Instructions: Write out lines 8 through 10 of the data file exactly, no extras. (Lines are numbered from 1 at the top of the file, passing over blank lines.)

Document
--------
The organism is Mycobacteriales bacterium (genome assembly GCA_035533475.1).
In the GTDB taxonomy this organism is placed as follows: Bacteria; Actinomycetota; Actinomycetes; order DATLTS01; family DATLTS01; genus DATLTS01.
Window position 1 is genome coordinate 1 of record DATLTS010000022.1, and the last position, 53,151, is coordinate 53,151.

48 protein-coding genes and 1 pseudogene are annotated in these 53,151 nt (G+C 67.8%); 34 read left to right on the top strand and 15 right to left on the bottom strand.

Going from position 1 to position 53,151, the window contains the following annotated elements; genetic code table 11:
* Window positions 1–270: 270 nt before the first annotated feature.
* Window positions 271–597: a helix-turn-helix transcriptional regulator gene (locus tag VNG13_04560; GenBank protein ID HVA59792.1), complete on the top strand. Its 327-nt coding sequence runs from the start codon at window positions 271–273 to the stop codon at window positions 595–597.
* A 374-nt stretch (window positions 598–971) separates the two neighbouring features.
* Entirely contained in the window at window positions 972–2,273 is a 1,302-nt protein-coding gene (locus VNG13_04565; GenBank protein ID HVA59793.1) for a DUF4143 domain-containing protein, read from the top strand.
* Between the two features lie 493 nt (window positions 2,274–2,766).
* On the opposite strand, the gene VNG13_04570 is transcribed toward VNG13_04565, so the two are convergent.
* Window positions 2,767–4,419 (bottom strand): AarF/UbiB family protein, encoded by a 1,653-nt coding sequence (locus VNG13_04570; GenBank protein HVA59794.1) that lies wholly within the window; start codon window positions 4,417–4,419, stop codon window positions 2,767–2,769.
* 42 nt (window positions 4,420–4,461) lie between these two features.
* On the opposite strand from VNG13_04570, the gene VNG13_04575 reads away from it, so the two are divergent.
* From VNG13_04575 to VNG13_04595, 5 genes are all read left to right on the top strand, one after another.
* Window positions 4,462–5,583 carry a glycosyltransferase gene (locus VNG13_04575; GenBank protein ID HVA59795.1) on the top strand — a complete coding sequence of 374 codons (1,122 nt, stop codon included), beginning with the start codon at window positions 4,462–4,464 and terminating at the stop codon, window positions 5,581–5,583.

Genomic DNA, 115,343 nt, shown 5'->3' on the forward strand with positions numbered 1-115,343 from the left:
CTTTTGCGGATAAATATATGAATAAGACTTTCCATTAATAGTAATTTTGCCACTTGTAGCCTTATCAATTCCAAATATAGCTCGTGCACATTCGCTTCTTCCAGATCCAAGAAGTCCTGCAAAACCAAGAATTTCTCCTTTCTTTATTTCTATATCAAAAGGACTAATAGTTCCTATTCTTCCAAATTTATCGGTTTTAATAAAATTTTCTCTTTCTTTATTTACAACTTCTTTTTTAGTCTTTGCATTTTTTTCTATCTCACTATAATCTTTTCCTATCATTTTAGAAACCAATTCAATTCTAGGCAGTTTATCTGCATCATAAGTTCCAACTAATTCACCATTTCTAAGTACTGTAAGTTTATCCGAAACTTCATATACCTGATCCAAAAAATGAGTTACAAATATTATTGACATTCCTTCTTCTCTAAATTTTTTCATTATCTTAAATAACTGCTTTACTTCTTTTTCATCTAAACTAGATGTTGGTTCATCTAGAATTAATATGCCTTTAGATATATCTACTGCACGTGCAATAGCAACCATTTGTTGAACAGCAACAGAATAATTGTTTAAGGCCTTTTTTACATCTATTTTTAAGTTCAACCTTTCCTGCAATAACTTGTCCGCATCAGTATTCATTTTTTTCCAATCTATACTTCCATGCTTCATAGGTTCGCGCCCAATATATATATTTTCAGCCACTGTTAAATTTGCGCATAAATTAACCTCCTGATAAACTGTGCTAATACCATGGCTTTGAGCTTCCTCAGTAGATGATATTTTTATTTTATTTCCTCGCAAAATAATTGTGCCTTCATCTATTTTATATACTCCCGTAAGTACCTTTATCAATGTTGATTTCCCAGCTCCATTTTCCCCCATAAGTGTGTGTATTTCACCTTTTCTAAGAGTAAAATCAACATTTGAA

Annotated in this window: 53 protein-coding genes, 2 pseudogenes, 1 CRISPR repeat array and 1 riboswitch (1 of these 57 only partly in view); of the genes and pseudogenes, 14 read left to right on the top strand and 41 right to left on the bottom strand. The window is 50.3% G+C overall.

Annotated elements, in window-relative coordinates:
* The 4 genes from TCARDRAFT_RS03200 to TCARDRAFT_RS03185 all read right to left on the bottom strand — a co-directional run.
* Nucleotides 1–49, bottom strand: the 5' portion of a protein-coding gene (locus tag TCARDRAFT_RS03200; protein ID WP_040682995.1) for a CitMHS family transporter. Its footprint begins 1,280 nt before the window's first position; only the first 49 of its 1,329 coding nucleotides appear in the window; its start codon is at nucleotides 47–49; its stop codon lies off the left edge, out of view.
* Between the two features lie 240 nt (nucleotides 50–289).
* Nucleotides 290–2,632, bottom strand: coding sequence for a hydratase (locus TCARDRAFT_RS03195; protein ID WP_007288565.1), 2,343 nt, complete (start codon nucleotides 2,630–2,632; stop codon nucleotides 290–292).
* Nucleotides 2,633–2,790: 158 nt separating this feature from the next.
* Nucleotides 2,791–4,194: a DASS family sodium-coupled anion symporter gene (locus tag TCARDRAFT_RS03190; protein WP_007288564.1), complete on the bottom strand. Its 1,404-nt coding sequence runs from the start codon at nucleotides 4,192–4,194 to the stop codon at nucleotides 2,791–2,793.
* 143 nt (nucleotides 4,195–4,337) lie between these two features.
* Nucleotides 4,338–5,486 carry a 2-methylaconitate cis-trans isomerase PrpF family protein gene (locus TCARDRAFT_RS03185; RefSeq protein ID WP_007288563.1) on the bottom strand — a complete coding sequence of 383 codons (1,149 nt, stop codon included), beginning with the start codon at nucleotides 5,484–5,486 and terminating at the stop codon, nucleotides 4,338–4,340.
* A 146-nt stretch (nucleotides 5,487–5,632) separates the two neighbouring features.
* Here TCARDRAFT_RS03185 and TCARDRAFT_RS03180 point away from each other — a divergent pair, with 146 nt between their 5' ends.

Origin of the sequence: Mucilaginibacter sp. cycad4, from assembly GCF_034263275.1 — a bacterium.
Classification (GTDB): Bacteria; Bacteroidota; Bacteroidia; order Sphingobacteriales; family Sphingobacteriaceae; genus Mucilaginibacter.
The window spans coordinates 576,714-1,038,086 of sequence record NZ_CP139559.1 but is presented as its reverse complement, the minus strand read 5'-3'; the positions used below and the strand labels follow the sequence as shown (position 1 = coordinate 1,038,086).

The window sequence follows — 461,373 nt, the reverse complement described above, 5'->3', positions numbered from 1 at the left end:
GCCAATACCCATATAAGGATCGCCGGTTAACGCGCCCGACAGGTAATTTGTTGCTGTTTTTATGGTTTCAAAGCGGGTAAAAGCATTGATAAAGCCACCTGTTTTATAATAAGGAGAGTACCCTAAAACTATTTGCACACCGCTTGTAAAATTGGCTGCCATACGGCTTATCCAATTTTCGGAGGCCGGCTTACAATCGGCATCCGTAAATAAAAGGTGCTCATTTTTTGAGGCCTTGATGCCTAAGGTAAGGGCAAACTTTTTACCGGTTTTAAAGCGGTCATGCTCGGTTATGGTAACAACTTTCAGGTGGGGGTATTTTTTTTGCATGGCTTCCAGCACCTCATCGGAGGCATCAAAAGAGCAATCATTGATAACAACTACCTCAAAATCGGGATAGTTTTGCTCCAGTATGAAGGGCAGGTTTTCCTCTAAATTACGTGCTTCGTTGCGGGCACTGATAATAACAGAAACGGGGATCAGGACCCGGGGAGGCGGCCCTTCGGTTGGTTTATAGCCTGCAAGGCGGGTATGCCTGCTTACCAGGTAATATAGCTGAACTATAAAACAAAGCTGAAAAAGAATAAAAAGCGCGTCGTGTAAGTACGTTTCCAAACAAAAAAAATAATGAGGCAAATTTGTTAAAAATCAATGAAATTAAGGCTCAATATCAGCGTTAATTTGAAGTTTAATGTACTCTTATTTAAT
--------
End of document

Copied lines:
* A 374-nt stretch (window positions 598–971) separates the two neighbouring features.
* Entirely contained in the window at window positions 972–2,273 is a 1,302-nt protein-coding gene (locus VNG13_04565; GenBank protein ID HVA59793.1) for a DUF4143 domain-containing protein, read from the top strand.
* Between the two features lie 493 nt (window positions 2,274–2,766).